Other wiring harness components that require unclipping and removing are the reverse lamp switch on the left side, the neutral switch on the top of the transmission, and an earth cable on the right side.
Remove bell housing bolts
Next, put a transmission jack in place to take the weight from the transmission, then unbolt the rear transmission mounting from the vehicle’s body. Remove all the bell housing bolts and the bracket that was attached to the DPF – however, the transmission must be lowered to gain access to the bolts at the top of the transmission using a long extension and socket. Once all bolts are removed, the transmission can be guided away from the engine and lowered to the workshop floor for inspection.
With the transmission removed, the flywheel can be ‘locked’ in place to stop the engine from turning. Unbolt the original clutch and dual-mass flywheel and remove them for inspection. Check the flywheel – in the case of the vehicle featured here, some ‘blueing’ on the friction surface was discovered, this being due to the excess heat created by the worn clutch. A rock test should also be carried out on the flywheel – in this vehicle’s case, it failed the rock test, so the flywheel did require replacement.
We now turn our attention to the release mechanism: remove the release bearing from the clutch-release lever, which can become dry and noisy with usage and age.
Before fitting any new components, thoroughly clean all mating surfaces at the rear of the engine and the transmission bell housing so they are free of all grease, dirt and old friction fibres from the previous clutch. Then, the new dual-mass flywheel and retaining bolts can be fitted to the engine along with the new clutch kit ADB113017.
Tighten all bolts to the manufacturer’s recommended tightening figures, evenly and in sequence, before securing and correctly aligning the components (Fig.5).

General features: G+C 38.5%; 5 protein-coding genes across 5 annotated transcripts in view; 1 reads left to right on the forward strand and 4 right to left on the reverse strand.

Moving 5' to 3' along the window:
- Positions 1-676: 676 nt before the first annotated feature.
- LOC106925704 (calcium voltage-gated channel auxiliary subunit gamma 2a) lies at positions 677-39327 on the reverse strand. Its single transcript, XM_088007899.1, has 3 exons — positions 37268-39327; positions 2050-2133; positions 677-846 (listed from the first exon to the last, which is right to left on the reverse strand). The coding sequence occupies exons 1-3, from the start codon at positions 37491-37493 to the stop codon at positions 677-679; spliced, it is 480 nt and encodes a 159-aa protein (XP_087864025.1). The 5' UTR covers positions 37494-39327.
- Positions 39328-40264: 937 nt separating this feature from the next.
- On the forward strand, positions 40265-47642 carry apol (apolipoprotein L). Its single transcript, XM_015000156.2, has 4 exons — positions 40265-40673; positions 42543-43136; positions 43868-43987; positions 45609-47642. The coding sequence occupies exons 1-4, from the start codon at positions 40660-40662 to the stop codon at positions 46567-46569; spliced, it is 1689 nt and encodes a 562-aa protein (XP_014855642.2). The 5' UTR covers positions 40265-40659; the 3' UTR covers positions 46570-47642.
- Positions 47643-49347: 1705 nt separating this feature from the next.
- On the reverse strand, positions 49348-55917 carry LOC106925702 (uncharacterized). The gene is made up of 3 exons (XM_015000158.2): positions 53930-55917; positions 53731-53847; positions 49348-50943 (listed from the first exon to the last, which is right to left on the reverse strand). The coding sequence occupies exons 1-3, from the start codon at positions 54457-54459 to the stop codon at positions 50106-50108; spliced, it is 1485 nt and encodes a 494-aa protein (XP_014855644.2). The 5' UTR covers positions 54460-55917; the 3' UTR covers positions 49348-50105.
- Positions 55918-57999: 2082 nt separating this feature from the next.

Before refitting the transmission to the engine, assemble the new release bearing with the new release lever and then fit it to pre-greased pivot points to ease operation. Note: this clutch kit is provided with an information bulletin, because the release bearing can be fitted at two different points: in this case it is in the 28.5 mm position to provide the correct clearance between the pressure plate and the bearing (Fig.6).
With all clutch components replaced, use a transmission jack to support the transmission and lift it into position. Secure all the cables, pipes and the gear-selector linkage so as not to foul the transmission. The transmission can now be refitted to the engine.
Afterwards, refit all components to the transmission and bolt the rear mounting to the body before removing the jack. All other parts previously removed during the process should also be refitted, as well as tightening all bolts and fixings accordingly. The vehicle can now be lowered – once lowered, reconnect the battery and reset the tailgate latch. Top-up the brake/clutch fluid reservoir with fresh fluid, bleed the slave cylinder of any excess air and reset the clock.
Finally, carry out a road test to check the operation of the new clutch and to reset the tyre pressure warning system and steering wheel angle sensor.